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Logo of nihpaAbout Author manuscriptsSubmit a manuscriptNIH Public Access; Author Manuscript; Accepted for publication in peer reviewed journal;
 
Arch Neurol. Author manuscript; available in PMC Feb 1, 2011.
Published in final edited form as:
PMCID: PMC2902004
NIHMSID: NIHMS198343
Alzheimer's Disease-Like Phenotype Associated With the c.154delA Mutation in Progranulin
Brendan J. Kelley, MD, Wael Haidar, MD, Bradley F. Boeve, MD, Matt Baker, BSc, Maria Shiung, BA, David S. Knopman, MD, Rosa Rademakers, PhD, Mike Hutton, PhD, Jennifer Adamson, BS, Karen M. Kuntz, RN, Dennis W. Dickson, MD, Joseph E. Parisi, MD, Glenn E. Smith, PhD, and Ronald C. Petersen, PhD, MD
Departments of Neurology, Laboratory Medicine and Pathology, and Psychiatry and Psychology, Mayo Clinic, Rochester, Minnesota; Department of Neurology, Neuropathology Laboratory and Neurogenetics Laboratory, Mayo Clinic, Jacksonville, Florida; and Robert H. and Clarice Smith and Abigail Van Buren Alzheimer's Disease Research Program of the Mayo Foundation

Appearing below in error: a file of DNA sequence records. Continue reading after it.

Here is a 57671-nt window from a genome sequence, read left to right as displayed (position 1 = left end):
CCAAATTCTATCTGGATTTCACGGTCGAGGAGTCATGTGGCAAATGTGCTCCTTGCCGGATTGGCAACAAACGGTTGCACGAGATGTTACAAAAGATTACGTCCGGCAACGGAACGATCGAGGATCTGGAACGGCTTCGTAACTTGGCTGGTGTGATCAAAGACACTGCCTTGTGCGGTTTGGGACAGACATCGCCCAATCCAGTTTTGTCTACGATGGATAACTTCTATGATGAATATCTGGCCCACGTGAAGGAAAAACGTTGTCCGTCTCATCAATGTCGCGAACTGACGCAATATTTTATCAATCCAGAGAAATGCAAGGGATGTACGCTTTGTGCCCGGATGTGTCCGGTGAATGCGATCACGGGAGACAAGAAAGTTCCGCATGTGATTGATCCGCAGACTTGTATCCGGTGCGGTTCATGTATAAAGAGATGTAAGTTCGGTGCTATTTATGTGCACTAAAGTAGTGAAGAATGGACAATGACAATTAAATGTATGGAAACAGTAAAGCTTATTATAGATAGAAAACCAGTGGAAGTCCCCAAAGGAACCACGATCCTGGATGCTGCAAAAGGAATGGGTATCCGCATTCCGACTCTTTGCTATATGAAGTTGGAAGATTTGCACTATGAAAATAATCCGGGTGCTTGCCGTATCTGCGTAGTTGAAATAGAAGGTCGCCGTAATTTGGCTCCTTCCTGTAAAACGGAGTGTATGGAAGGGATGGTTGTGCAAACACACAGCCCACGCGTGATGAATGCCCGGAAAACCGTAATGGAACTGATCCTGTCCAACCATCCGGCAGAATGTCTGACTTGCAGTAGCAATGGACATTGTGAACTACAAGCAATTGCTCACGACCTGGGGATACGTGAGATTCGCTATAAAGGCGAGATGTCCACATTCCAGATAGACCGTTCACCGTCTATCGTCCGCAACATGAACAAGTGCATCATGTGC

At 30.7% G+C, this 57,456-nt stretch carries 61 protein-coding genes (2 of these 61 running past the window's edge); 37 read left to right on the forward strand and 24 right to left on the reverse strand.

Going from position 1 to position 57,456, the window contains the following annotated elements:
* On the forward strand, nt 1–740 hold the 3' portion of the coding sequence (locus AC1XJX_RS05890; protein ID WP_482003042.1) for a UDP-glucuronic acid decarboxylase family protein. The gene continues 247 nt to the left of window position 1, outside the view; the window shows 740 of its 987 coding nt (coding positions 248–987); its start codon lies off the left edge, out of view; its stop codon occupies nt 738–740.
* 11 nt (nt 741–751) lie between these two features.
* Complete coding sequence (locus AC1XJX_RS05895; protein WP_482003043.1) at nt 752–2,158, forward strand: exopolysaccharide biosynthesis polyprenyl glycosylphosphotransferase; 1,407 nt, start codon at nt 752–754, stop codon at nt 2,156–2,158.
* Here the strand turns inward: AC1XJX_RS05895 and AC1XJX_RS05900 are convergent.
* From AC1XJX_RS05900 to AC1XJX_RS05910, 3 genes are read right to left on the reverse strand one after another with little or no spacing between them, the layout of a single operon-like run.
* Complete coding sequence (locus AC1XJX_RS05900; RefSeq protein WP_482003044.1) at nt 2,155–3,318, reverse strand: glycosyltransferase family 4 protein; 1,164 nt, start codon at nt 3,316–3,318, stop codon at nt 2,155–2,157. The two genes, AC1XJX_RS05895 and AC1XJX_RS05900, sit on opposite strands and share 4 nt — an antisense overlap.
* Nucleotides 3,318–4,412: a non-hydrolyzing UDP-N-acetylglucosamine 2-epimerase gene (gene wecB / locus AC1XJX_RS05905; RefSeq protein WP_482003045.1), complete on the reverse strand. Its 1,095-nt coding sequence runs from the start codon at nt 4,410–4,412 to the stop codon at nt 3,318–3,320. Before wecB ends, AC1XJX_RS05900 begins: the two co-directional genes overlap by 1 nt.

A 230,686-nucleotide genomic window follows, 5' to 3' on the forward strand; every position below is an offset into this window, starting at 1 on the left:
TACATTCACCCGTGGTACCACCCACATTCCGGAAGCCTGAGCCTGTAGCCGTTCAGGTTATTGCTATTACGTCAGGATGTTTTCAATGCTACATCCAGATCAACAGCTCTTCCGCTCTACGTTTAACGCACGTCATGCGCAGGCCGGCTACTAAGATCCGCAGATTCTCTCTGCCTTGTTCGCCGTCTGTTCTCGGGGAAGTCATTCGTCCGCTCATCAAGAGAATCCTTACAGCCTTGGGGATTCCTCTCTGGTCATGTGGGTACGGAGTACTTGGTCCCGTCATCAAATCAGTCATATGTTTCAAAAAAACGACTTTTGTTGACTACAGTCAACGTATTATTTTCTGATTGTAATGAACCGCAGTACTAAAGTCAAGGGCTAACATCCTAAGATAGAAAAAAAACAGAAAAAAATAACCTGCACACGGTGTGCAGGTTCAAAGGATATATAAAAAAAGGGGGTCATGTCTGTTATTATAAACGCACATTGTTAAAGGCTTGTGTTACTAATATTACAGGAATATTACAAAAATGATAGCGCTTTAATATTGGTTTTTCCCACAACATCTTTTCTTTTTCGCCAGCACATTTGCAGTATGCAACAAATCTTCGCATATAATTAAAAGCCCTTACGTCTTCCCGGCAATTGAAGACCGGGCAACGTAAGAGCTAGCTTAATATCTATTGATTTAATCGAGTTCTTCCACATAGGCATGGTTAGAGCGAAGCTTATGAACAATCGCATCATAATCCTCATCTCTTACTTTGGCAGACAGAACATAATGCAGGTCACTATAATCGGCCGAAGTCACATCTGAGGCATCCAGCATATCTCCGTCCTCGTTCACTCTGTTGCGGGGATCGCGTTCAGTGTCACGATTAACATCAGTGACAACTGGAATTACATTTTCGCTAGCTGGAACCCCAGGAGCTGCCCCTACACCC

Correspondence to: Bradley F. Boeve, M.D., Mayo Clinic, Department of Neurology, 200 First Street SW, Rochester, MN 55905, Phone: 507-538-1038, Fax: 507-538-6012, bboeve/at/mayo.edu
Objective
To characterize a kindred with a familial neurodegenerative disorder associated with a mutation in progranulin (PGRN), emphasizing the unique clinical features in this kindred.
Design
Clinical, radiologic, pathologic, and genetic characterization of a kindred with a familial neurodegenerative disorder.
Setting
Multispecialty group academic medical center.
Patients
Affected members of a kindred with dementia +/- parkinsonism associated with a unique mutation in PGRN.
Main Outcome Measure
Genotype-phenotype correlation.
Results
Ten affected individuals were identified, among whom six presented with initial amnestic complaints resulting in initial diagnoses of AD or amnestic mild cognitive impairment (MCI). A minority of individuals presented with features characteristic of FTD. The ages of onset of generation II (mean 75.8 years, range 69-80 years) were far greater than those of generation III (mean 60.7 years, range 55-66 years). The pattern of cerebral atrophy varied widely among affected individuals. Neuropathology in six individuals showed frontotemporal lobar degeneration with ubiquitin positive neuronal cytoplasmic and intranuclear inclusions (FTLD-U + NII). PGRN analysis revealed a single base pair deletion in exon 2 (c.154delA), causing a frameshift (p.Thr52Hisfs×2) and therefore creation of a premature termination codon and likely null allele.